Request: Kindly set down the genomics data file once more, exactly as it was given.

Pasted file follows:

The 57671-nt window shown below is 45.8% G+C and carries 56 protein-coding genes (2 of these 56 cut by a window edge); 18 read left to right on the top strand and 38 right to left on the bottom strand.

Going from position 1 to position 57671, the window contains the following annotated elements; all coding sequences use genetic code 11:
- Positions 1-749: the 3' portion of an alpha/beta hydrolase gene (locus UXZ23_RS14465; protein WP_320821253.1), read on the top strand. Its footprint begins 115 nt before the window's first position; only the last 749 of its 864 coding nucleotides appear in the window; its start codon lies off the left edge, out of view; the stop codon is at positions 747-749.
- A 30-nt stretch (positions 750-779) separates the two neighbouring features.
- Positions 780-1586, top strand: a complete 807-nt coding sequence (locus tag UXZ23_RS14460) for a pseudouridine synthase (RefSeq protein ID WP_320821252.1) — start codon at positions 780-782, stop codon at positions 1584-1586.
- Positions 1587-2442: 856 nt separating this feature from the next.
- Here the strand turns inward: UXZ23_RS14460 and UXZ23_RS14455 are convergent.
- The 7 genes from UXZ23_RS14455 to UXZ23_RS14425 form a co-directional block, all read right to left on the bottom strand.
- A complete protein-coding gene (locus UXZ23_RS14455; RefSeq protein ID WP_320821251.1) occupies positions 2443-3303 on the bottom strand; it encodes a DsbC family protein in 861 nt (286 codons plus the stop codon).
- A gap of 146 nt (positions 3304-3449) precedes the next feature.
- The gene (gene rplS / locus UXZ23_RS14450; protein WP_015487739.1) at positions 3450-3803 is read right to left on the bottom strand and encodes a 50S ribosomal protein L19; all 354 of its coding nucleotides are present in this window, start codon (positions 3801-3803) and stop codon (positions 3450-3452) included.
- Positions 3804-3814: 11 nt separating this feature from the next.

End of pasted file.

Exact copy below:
The 57671-nt window shown below is 45.8% G+C and carries 56 protein-coding genes (2 of these 56 cut by a window edge); 18 read left to right on the top strand and 38 right to left on the bottom strand.

Going from position 1 to position 57671, the window contains the following annotated elements; all coding sequences use genetic code 11:
- Positions 1-749: the 3' portion of an alpha/beta hydrolase gene (locus UXZ23_RS14465; protein WP_320821253.1), read on the top strand. Its footprint begins 115 nt before the window's first position; only the last 749 of its 864 coding nucleotides appear in the window; its start codon lies off the left edge, out of view; the stop codon is at positions 747-749.
- A 30-nt stretch (positions 750-779) separates the two neighbouring features.
- Positions 780-1586, top strand: a complete 807-nt coding sequence (locus tag UXZ23_RS14460) for a pseudouridine synthase (RefSeq protein ID WP_320821252.1) — start codon at positions 780-782, stop codon at positions 1584-1586.
- Positions 1587-2442: 856 nt separating this feature from the next.
- Here the strand turns inward: UXZ23_RS14460 and UXZ23_RS14455 are convergent.
- The 7 genes from UXZ23_RS14455 to UXZ23_RS14425 form a co-directional block, all read right to left on the bottom strand.
- A complete protein-coding gene (locus UXZ23_RS14455; RefSeq protein ID WP_320821251.1) occupies positions 2443-3303 on the bottom strand; it encodes a DsbC family protein in 861 nt (286 codons plus the stop codon).
- A gap of 146 nt (positions 3304-3449) precedes the next feature.
- The gene (gene rplS / locus UXZ23_RS14450; protein WP_015487739.1) at positions 3450-3803 is read right to left on the bottom strand and encodes a 50S ribosomal protein L19; all 354 of its coding nucleotides are present in this window, start codon (positions 3801-3803) and stop codon (positions 3450-3452) included.
- Positions 3804-3814: 11 nt separating this feature from the next.